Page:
Forest Hall Manor was built in 1862 by an English gentleman and colonist, William Henry Newdigate - the third son of Francis and Lady Barbara Newdigate of Astley Castle in Warwickshire, England. History tells us that he built the stately home for his beautiful bride, Caroline Duthie - the grand-daughter of George Rex of Knysna. With next to nothing available in the way of infrastructure and skills in the then still untamed and barely colonized part of Africa that is now known as The Garden Route, Newdigate imported masons and carpenters from England to build his 'gift'. The floors, door and window frames, ceiling supports and the grand central staircase were hewn from the ancient hardwoods of the surrounding forest.

The Newdigates played host to many of the colonial pioneers of the day (including Bishop Grey and Thomas Bain), and the Estate, with its rolling lawns, croquet games, music and dances, finest china and family silver, was an 'island of gentility' in the middle of the dense Tsitsikamma - home to leopards, baboons and herds of elephant, bushbuck and water buffalo. While the women - corseted and with parasols to keep off the African sun - 'took their tea' and the children chased butterflies, the men formed hunting parties and went on fishing expeditions. Forest Hall was an 'English Gentleman's Estate', a haven of civilization and - so it is told - great joy, but five years after it was built, an unforeseen and dramatic page was added to its history.

The Great Fire of 1869 has gone down in the annals of local history as possibly the most devastating and terrifying event of the times. It swept through the fynbos and forest between the sea and the mountains with an extraordinary ferocity, burning almost the entire area from what is now Humansdorp (near Port Elizabeth) all the way through to Mossel Bay. The loss of habitat and life was absolute. As the Newdigate family, their servants, and others who had fled there from the surrounding communities huddled in the house, under a black sky choked with ash, their desperate prayers seemed answered. For hundreds of miles around nothing had been spared, but a sudden change in wind direction and a dense fog that rolled up the cliffs from the sea turned the flames; alone in the area, Forest Hall, and the fortunate people cowering inside, survived to begin anew.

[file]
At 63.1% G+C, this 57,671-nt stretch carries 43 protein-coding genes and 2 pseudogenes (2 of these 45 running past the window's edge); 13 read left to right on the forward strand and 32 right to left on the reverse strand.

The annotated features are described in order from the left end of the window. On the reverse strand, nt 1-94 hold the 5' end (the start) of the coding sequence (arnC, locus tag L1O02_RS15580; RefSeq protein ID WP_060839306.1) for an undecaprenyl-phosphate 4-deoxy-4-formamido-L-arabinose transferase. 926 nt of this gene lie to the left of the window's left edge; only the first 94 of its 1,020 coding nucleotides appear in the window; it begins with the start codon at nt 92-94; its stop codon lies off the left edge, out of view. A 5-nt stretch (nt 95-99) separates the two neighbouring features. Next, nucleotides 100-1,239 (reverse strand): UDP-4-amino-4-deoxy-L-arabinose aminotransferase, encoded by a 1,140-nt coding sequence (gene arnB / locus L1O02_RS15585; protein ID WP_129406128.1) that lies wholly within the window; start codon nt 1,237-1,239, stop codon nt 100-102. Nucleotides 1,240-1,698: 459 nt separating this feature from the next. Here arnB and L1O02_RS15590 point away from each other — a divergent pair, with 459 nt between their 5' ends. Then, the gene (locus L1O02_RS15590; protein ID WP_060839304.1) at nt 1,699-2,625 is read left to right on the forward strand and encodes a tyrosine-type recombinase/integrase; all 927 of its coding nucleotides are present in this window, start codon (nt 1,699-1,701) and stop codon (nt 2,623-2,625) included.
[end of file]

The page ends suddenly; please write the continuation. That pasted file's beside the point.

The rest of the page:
That glorious and stately chapter of Forest Hall's past sadly came to a close in the early 1930's. Though the house was still in the Newdigate family, it was left vacant after William and Caroline's three spinster daughters moved to be closer to the town of Plettenberg Bay in their later years. Other family had long before moved on or passed away. The house fell into a long slow decay and over the years the home that was once so vital and alive became an empty shell; like all old homes to suffer such a fate, it became a 'ghost house', the source of chilling stories and legends amongst locals.

The intervening years have seen the house slowly and painstakingly restored, first by tenants who lived there for many years, then by Hilary Peter, the great grand-daughter of William and Caroline Newdigate (after the tenants left and the house fell into disrepair a second time), and in the more recent past by new owners. The house and the grounds today are somewhat more than just reminiscent of its aristocratic origin, but instead of ghosts, there is new life and a deep sense of permanence. Forest Hall is fitted with the finest in modern amenities, but the essential character of this beautiful monument to South African history has not changed - even as everything around it does.

In recognition of this value and its now irreplaceable structure, Forest Hall was declared a National Monument by the South African Heritage authority in 1992.



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